Cass Tech is capable of making a deep run, as is KLAA champion Canton, Ann Arbor Pioneer and Ypsilanti Lincoln, which won its first league title in 15 years with 6-8 freshman phenom Emoni Bates (30 points, 10.3 rebounds) leading the way.

Cass Tech, the PSL champion, will be playing rival Detroit King at 7 p.m. Monday in the district opener at Detroit Western. The teams split its PSL series, but King has won just four of its final seven games, falling to No. 5 Clarkston, No. 20 Detroit Renaissance in a PSL semifinal and No. 14 Ann Arbor Pioneer.

No. 17 Ypsilanti Lincoln has a potential district semifinal meeting with Ypsilanti on Wednesday night at Belleville and a possible title bout with Ann Arbor Pioneer on Friday if the teams advance. Lincoln swept the regular-season series with Ypsilanti, ending Ypsilanti’s nine-year run as SEC White champs.

Muskegon could definitely make its way to East Lansing for the Final Four, winning its last 13 games by an average of 23.5 points to move up to No. 11 in the rankings with transfer Jarvis Walker making a big impact.

Muskegon Reeths-Puffer ended Muskegon’s 58-game conference (O-K Black) winning streak, 63-59, in overtime Jan. 15, but with Walker in the lineup and scoring 28. Muskegon avenged the loss with a 63-28 win Feb. 12.

Defending champion: Clarkston (two-time)

Favorite: U-D Jesuit

Contender: Clarkston

Dark horse: Detroit Cass Tech

Toughest district: at Belleville with Ypsilanti Lincoln, Ypsilanti, Ann Arbor Pioneer, Ann Arbor Huron, Belleville and Saline competing in it.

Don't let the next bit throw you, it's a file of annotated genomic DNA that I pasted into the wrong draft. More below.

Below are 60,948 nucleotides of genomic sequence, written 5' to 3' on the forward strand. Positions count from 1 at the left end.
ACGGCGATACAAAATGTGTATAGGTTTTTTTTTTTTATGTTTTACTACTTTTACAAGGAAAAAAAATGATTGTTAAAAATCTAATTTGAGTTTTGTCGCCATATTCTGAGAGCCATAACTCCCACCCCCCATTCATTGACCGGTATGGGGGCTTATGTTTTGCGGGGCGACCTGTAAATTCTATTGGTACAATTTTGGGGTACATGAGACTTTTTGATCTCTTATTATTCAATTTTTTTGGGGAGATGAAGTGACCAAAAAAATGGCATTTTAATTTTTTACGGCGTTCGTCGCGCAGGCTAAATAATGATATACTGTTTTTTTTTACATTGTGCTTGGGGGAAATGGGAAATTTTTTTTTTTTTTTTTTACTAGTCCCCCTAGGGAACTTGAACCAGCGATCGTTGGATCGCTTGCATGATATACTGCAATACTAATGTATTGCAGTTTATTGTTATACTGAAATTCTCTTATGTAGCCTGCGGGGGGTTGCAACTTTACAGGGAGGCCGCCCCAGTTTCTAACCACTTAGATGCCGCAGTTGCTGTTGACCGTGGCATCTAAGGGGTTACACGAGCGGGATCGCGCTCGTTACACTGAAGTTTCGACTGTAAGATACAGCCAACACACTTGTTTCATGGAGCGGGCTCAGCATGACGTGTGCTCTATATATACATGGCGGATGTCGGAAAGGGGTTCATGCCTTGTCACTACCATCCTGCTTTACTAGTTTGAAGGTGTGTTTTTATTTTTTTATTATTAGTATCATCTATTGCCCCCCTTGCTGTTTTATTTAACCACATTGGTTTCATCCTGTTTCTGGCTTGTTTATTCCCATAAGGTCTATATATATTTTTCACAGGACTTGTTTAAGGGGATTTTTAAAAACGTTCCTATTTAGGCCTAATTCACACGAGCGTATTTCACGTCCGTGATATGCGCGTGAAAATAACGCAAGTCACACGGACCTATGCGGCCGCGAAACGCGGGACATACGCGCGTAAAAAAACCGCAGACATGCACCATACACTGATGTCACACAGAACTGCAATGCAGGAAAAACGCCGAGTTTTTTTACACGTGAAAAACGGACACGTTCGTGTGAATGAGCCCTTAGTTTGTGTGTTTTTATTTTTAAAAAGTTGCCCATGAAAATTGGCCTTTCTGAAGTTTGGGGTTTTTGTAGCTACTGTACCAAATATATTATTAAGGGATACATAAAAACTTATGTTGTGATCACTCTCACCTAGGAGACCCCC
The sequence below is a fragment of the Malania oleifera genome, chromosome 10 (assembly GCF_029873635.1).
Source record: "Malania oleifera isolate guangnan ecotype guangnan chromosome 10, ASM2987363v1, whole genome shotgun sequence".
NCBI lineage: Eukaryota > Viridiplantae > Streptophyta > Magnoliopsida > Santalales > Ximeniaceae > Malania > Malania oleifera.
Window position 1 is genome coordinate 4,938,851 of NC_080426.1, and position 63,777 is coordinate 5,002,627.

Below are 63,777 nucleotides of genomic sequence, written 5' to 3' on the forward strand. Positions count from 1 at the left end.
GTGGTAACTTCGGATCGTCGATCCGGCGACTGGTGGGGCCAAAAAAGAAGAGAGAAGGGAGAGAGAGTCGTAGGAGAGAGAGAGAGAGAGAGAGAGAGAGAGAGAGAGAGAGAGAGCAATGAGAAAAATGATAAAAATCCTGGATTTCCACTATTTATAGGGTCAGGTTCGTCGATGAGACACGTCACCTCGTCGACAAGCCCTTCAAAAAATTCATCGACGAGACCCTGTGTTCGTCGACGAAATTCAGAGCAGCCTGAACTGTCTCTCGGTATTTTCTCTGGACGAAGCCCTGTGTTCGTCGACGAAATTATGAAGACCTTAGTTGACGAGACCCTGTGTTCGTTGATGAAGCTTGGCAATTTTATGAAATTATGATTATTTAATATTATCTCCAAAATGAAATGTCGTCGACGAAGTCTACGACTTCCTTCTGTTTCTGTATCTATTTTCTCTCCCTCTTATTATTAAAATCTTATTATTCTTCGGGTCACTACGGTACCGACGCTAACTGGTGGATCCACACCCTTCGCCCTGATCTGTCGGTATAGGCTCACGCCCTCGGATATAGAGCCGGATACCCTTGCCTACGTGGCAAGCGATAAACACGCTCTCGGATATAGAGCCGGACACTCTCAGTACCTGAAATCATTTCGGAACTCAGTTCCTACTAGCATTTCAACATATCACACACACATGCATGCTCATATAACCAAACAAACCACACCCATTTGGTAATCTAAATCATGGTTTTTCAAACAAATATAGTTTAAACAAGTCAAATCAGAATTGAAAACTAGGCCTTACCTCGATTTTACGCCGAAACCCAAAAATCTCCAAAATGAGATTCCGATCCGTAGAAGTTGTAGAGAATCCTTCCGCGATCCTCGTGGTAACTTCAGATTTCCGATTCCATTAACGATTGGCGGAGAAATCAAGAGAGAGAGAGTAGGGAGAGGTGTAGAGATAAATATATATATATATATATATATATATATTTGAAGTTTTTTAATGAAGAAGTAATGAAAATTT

Final Four: Clarkston over Detroit Cass Tech, U-D Jesuit over Muskegon

Championship game: U-D Jesuit over Clarkston

Player to watch: U-D Jesuit senior point guard Julian Dozier who is playing his best basketball this past month.

Division 2

Romeo Weems leads New Haven in the the playoffs, where its chasing its second state title in three seasons.

Mr. Basketball front-runner Romeo Weems wants another state championship before he heads on to DePaul, helping New Haven earn its first state title when it won the Class B crown in 2017 before getting beat by Grand Rapids Catholic Central in last year’s state semifinals.

New Haven will have to get past some big tests to get the job done, including a possible quarterfinal showdown with unbeaten Harper Woods Chandler Park, then a potential semifinal matchup with River Rouge and title bout with defending Class B state champion Benton Harbor and its 6-6 junior standout Carlos “Scooby” Johnson.

New Haven has an outstanding 1-2 punch with senior guard Ronald Jeffery (21.1 points) joining Weems.

“My senior year I want to go out big and get another state championship and I think we have the team to do it,” said Weems, who averages 28.6 points, 11.3 rebounds, 4.5 steals, 4.2 assists and 2.8 blocks. “I’ve been double-teamed and triple-teamed every game, but I think it improved my game, made me more patient. I know it’s coming and I can find my open guys. It makes my teammates’ game a little bit more easy, because I’m getting double-teamed so somebody’s open.